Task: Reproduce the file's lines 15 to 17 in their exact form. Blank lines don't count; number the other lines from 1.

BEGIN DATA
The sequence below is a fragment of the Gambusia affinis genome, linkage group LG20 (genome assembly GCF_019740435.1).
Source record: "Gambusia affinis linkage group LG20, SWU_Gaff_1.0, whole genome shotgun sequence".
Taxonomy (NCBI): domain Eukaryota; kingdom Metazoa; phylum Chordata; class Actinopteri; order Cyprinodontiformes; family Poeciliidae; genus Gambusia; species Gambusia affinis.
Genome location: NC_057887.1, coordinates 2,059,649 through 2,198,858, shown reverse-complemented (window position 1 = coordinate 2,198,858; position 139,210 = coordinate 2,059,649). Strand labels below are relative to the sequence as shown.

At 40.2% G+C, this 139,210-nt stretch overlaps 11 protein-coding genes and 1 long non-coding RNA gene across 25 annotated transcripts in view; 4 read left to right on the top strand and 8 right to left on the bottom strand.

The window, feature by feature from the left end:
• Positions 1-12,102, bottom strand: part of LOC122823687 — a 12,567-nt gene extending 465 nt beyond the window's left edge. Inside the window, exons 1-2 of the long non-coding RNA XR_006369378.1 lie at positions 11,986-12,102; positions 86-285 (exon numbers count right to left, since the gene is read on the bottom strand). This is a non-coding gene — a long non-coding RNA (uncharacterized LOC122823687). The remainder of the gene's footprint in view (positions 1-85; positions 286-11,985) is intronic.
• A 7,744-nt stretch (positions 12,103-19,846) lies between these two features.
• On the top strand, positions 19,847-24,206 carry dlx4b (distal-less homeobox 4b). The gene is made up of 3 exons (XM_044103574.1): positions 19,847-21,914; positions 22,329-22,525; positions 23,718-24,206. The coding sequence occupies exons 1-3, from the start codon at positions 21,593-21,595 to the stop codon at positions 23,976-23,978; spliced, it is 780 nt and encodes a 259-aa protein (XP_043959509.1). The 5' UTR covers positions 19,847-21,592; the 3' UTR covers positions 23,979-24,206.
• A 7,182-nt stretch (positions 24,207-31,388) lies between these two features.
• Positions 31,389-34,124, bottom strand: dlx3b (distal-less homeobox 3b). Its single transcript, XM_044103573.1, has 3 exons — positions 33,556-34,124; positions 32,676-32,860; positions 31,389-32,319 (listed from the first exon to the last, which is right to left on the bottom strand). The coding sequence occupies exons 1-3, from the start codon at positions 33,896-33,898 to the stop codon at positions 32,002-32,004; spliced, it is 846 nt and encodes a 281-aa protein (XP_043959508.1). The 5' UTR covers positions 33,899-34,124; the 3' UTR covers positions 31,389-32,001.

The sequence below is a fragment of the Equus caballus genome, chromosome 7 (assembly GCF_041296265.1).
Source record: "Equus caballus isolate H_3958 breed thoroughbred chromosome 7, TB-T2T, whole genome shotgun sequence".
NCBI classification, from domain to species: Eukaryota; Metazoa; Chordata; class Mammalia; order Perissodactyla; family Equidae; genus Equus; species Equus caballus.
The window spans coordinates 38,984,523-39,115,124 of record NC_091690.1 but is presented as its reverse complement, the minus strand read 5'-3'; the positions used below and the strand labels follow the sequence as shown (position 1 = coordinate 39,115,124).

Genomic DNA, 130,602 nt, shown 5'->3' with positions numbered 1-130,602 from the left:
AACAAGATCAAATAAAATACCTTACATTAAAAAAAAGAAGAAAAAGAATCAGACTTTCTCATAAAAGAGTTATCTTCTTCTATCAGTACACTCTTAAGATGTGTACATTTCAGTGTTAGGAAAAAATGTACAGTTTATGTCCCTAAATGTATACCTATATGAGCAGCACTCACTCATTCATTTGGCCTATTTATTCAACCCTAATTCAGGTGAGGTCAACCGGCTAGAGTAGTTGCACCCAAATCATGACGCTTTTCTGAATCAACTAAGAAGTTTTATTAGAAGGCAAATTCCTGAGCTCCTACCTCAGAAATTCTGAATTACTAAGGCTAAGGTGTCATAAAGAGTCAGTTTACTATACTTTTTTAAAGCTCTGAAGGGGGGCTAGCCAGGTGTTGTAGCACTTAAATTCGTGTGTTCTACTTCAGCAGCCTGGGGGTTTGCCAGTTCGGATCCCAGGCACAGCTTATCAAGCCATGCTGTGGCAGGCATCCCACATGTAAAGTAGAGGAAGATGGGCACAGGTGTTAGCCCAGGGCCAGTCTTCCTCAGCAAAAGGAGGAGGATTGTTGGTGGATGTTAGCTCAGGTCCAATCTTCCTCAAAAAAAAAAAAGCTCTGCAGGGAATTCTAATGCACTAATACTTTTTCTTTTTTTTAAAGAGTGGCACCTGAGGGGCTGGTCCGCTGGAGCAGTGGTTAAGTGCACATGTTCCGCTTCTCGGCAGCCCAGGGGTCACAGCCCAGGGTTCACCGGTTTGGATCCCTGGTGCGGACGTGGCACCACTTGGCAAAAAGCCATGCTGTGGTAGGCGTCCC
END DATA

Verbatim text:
The window spans coordinates 38,984,523-39,115,124 of record NC_091690.1 but is presented as its reverse complement, the minus strand read 5'-3'; the positions used below and the strand labels follow the sequence as shown (position 1 = coordinate 39,115,124).

Genomic DNA, 130,602 nt, shown 5'->3' with positions numbered 1-130,602 from the left:
AACAAGATCAAATAAAATACCTTACATTAAAAAAAAGAAGAAAAAGAATCAGACTTTCTCATAAAAGAGTTATCTTCTTCTATCAGTACACTCTTAAGATGTGTACATTTCAGTGTTAGGAAAAAATGTACAGTTTATGTCCCTAAATGTATACCTATATGAGCAGCACTCACTCATTCATTTGGCCTATTTATTCAACCCTAATTCAGGTGAGGTCAACCGGCTAGAGTAGTTGCACCCAAATCATGACGCTTTTCTGAATCAACTAAGAAGTTTTATTAGAAGGCAAATTCCTGAGCTCCTACCTCAGAAATTCTGAATTACTAAGGCTAAGGTGTCATAAAGAGTCAGTTTACTATACTTTTTTAAAGCTCTGAAGGGGGGCTAGCCAGGTGTTGTAGCACTTAAATTCGTGTGTTCTACTTCAGCAGCCTGGGGGTTTGCCAGTTCGGATCCCAGGCACAGCTTATCAAGCCATGCTGTGGCAGGCATCCCACATGTAAAGTAGAGGAAGATGGGCACAGGTGTTAGCCCAGGGCCAGTCTTCCTCAGCAAAAGGAGGAGGATTGTTGGTGGATGTTAGCTCAGGTCCAATCTTCCTCAAAAAAAAAAAAGCTCTGCAGGGAATTCTAATGCACTAATACTTTTTCTTTTTTTTAAAGAGTGGCACCTGAGGGGCTGGTCCGCTGGAGCAGTGGTTAAGTGCACATGTTCCGCTTCTCGGCAGCCCAGGGGTCACAGCCCAGGGTTCACCGGTTTGGATCCCTGGTGCGGACGTGGCACCACTTGGCAAAAAGCCATGCTGTGGTAGGCGTCCC